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The Assembly and Senate special sessions on gun control legislation that Democratic Gov. Tony Evers ordered to take place Thursday both lasted less than a minute.

Evers called on lawmakers to convene Thursday at 2 p.m. to take up two bills that polls have shown have widespread support among voters. Earlier in the day dozens of gun control advocates rallied at the Capitol and packed into the Assembly and Senate galleries to witness the debate.

But it wasn’t until 8 p.m., after most of the activists had gone home, that Senate Majority Leader Scott Fitzgerald, R-Juneau, called the session to order with no other lawmakers in the room. He adjourned the session a few seconds later, avoiding debate or a vote on the gun control measures Democratic lawmakers had been advocating for throughout the day.

“I think if there are bills that would make sense to Republican legislators, that we would call ourselves into regular session or extraordinary session to take those up,” Fitzgerald said. “I think the governor knows the bills that he’s offered are not going to pass the Legislature … As they’ve been presented by the governor, there’s no momentum for them.”

Six hours earlier, Democratic senators gathered on the floor to hold a prayer ceremony, and then held a press conference to urge Republicans to debate gun control legislation.

“They are refusing to come to work,” said Sen. Lena Taylor, D-Milwaukee. “I get it if you disagree with a piece of legislation, I’m all for a little debate and disagreement, but you’ve got to show up for work. You’ve got to show up to defend your position.”

The Assembly also began and quickly closed its special session immediately after finishing its regular session at about 9:30 p.m. Throughout the more than 8-hour regular session, Republicans declined multiple Democratic requests to break into special session, while also debating the merits of the legislation.

Evers called for the special session to vote on bills that would require universal background checks for all firearm purchases in Wisconsin and implement so-called red-flag laws, under which people deemed to be threats by a court must surrender their firearms.

“Let it be clear that what stands in the way of voting on common-sense gun safety issues are Republican politicians and their loyalty to the NRA,” Senate Minority Leader Jennifer Shilling, D-La Crosse, said in a statement. “Every day that Republicans ignore this crisis is one more day closer to another tragedy.”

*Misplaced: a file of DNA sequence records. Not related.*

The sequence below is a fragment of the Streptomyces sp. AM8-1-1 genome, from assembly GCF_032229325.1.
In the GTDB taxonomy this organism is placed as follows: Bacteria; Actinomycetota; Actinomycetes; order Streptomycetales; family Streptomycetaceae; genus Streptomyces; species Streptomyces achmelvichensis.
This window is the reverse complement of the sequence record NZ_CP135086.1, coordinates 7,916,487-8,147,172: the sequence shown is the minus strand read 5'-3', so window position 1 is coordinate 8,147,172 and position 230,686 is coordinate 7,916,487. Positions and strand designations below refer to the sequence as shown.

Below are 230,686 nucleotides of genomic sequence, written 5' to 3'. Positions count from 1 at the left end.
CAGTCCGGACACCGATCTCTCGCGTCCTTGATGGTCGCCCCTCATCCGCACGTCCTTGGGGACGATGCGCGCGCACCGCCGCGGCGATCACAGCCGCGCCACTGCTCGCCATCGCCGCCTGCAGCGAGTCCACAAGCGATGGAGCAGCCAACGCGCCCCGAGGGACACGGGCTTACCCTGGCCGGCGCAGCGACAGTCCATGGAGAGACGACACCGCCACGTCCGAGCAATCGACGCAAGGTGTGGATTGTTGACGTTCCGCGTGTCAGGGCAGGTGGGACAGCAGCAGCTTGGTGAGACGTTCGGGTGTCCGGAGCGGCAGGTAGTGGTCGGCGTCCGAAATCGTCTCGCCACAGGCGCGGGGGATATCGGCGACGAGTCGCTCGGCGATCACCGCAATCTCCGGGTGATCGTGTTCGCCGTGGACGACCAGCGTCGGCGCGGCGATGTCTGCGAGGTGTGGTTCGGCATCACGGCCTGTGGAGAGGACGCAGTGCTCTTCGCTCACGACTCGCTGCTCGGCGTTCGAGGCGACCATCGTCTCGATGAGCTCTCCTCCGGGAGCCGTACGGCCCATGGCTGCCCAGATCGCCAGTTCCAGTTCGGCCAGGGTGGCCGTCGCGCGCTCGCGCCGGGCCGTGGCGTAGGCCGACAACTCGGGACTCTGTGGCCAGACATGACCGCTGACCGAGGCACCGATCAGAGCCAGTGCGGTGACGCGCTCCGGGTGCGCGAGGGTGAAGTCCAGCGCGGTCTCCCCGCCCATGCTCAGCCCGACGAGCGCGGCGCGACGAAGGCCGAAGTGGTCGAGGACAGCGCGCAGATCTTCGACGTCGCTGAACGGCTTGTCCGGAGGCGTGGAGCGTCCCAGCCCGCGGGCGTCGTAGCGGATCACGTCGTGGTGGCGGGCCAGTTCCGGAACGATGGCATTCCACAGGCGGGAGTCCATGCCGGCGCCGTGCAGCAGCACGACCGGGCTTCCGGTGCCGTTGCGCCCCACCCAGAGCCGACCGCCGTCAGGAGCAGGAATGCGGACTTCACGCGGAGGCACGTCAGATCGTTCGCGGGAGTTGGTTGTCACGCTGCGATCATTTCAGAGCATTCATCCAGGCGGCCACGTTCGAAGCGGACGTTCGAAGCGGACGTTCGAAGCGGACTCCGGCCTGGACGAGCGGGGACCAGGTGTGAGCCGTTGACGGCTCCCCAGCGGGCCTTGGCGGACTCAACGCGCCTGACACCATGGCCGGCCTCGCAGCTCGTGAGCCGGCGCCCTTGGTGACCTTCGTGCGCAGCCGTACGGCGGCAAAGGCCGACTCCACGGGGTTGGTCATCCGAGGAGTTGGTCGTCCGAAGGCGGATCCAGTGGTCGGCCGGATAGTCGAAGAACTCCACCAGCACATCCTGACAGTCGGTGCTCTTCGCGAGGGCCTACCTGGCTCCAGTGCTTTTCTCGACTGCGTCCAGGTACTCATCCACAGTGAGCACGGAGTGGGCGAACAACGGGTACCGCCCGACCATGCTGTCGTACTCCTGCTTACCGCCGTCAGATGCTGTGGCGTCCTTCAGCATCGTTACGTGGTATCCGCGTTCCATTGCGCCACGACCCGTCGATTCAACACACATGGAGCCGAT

A recent Marquette Law School Poll found 80% of Wisconsinites support expanded background checks — including nearly 70% of gun owners.

“These are not partisan issues, they are common-sense public safety issues. They are issues that are supported by a majority of Democrats, they’re supported by a majority of Republicans, they’re supported by a majority of gun owners,” said Democratic state Attorney General Josh Kaul. “It seems like the only place we can’t find a majority of support for this legislation is in the Wisconsin state Legislature.”

Fitzgerald questioned the accuracy of the polls.

“Polling is one thing,” he said. “I think if you get into the details, because some of these bills are so technical, you may get a different response.”

Assembly Speaker Robin Vos, R-Rochester, reiterated during Thursday’s regular session Republican concerns that red-flag laws would infringe upon due process.

“We already have had these debates, we already know where people stand, I don’t necessarily want to spend a bunch of time playing politics with this,” Vos said.

Assembly Minority Leader Gordon Hintz, D-Oshkosh, pushed for red-flag laws and universal background checks as common-sense measures to prevent gun violence.

“We are better than just inaction on these issues,” Hintz said. “Failing to act on basic public safety measures is accepting that there is nothing that we can do to make our communities safer.”

Evers in a Thursday letter again urged Vos and Fitzgerald to hold a formal vote on the legislation.

“The people of this state expect more from their elected officials and they deserve to know where each of those 132 members stand on these commonsense proposals,” Evers said in the letter. “If you refuse the people of this state a vote on these proposals, you are once again denying the will of the people, circumventing the democratic process, and refusing to do your jobs. It’s time to stop with the partisan games and political power grabs.”

Thursday’s special sessions marked the latest clash between Evers and Republican lawmakers.

On Tuesday, the Senate voted 19-14 along party lines to fire Brad Pfaff as secretary of the Department of Agriculture, Trade and Consumer Protection. Pfaff had been serving in that role since January after being appointed by Evers.

State Journal reporter Riley Vetterkind contributed to this report.

This article originally ran on madison.com.

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